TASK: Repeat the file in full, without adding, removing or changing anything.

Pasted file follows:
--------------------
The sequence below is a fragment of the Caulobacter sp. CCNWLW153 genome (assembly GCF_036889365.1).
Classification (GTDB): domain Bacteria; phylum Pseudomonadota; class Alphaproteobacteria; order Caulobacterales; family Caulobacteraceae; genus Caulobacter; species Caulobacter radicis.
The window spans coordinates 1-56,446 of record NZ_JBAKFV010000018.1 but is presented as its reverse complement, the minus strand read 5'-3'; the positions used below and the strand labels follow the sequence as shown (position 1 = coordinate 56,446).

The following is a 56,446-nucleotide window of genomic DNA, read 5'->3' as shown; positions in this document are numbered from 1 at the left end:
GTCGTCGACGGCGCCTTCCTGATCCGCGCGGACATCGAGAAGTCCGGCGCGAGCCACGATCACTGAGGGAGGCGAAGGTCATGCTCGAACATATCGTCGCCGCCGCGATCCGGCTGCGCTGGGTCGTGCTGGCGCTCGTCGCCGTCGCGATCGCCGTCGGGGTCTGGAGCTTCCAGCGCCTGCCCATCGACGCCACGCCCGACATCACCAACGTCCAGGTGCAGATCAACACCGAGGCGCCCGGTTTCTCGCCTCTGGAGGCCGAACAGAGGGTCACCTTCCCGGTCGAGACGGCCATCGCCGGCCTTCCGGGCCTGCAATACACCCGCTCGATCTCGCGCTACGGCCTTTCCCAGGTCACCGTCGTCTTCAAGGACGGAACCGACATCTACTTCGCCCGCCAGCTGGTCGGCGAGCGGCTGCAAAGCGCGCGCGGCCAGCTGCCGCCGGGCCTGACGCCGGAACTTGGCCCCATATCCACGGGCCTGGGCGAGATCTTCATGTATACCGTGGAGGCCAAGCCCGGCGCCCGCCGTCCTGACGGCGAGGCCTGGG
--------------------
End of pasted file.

The sequence below is a fragment of the Caulobacter sp. CCNWLW153 genome (assembly GCF_036889365.1).
Classification (GTDB): domain Bacteria; phylum Pseudomonadota; class Alphaproteobacteria; order Caulobacterales; family Caulobacteraceae; genus Caulobacter; species Caulobacter radicis.
The window spans coordinates 1-56,446 of record NZ_JBAKFV010000018.1 but is presented as its reverse complement, the minus strand read 5'-3'; the positions used below and the strand labels follow the sequence as shown (position 1 = coordinate 56,446).

The following is a 56,446-nucleotide window of genomic DNA, read 5'->3' as shown; positions in this document are numbered from 1 at the left end:
GTCGTCGACGGCGCCTTCCTGATCCGCGCGGACATCGAGAAGTCCGGCGCGAGCCACGATCACTGAGGGAGGCGAAGGTCATGCTCGAACATATCGTCGCCGCCGCGATCCGGCTGCGCTGGGTCGTGCTGGCGCTCGTCGCCGTCGCGATCGCCGTCGGGGTCTGGAGCTTCCAGCGCCTGCCCATCGACGCCACGCCCGACATCACCAACGTCCAGGTGCAGATCAACACCGAGGCGCCCGGTTTCTCGCCTCTGGAGGCCGAACAGAGGGTCACCTTCCCGGTCGAGACGGCCATCGCCGGCCTTCCGGGCCTGCAATACACCCGCTCGATCTCGCGCTACGGCCTTTCCCAGGTCACCGTCGTCTTCAAGGACGGAACCGACATCTACTTCGCCCGCCAGCTGGTCGGCGAGCGGCTGCAAAGCGCGCGCGGCCAGCTGCCGCCGGGCCTGACGCCGGAACTTGGCCCCATATCCACGGGCCTGGGCGAGATCTTCATGTATACCGTGGAGGCCAAGCCCGGCGCCCGCCGTCCTGACGGCGAGGCCTGGG